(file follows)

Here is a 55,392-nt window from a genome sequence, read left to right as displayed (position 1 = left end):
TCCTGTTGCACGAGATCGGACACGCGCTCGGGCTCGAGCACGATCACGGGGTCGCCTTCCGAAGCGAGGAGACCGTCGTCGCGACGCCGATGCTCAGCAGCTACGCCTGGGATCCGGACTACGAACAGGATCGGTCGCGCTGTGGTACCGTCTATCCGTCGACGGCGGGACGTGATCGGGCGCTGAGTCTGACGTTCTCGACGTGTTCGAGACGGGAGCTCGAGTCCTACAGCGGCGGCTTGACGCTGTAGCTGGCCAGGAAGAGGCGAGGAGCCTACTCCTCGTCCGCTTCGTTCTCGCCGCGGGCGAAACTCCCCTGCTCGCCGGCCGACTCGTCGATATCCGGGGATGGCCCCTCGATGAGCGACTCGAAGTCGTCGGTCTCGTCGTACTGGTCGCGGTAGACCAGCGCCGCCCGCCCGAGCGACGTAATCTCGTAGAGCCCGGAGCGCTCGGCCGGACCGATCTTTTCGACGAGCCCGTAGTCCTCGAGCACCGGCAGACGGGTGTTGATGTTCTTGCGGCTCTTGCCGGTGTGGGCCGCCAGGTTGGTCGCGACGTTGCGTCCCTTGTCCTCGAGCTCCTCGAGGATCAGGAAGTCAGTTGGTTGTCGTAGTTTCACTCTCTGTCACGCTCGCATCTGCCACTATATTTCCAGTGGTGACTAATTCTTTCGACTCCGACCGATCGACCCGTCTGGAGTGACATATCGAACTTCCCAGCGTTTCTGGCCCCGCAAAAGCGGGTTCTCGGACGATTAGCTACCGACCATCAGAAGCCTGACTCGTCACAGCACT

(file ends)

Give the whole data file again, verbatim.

Here is a 55,392-nt window from a genome sequence, read left to right as displayed (position 1 = left end):
TCCTGTTGCACGAGATCGGACACGCGCTCGGGCTCGAGCACGATCACGGGGTCGCCTTCCGAAGCGAGGAGACCGTCGTCGCGACGCCGATGCTCAGCAGCTACGCCTGGGATCCGGACTACGAACAGGATCGGTCGCGCTGTGGTACCGTCTATCCGTCGACGGCGGGACGTGATCGGGCGCTGAGTCTGACGTTCTCGACGTGTTCGAGACGGGAGCTCGAGTCCTACAGCGGCGGCTTGACGCTGTAGCTGGCCAGGAAGAGGCGAGGAGCCTACTCCTCGTCCGCTTCGTTCTCGCCGCGGGCGAAACTCCCCTGCTCGCCGGCCGACTCGTCGATATCCGGGGATGGCCCCTCGATGAGCGACTCGAAGTCGTCGGTCTCGTCGTACTGGTCGCGGTAGACCAGCGCCGCCCGCCCGAGCGACGTAATCTCGTAGAGCCCGGAGCGCTCGGCCGGACCGATCTTTTCGACGAGCCCGTAGTCCTCGAGCACCGGCAGACGGGTGTTGATGTTCTTGCGGCTCTTGCCGGTGTGGGCCGCCAGGTTGGTCGCGACGTTGCGTCCCTTGTCCTCGAGCTCCTCGAGGATCAGGAAGTCAGTTGGTTGTCGTAGTTTCACTCTCTGTCACGCTCGCATCTGCCACTATATTTCCAGTGGTGACTAATTCTTTCGACTCCGACCGATCGACCCGTCTGGAGTGACATATCGAACTTCCCAGCGTTTCTGGCCCCGCAAAAGCGGGTTCTCGGACGATTAGCTACCGACCATCAGAAGCCTGACTCGTCACAGCACT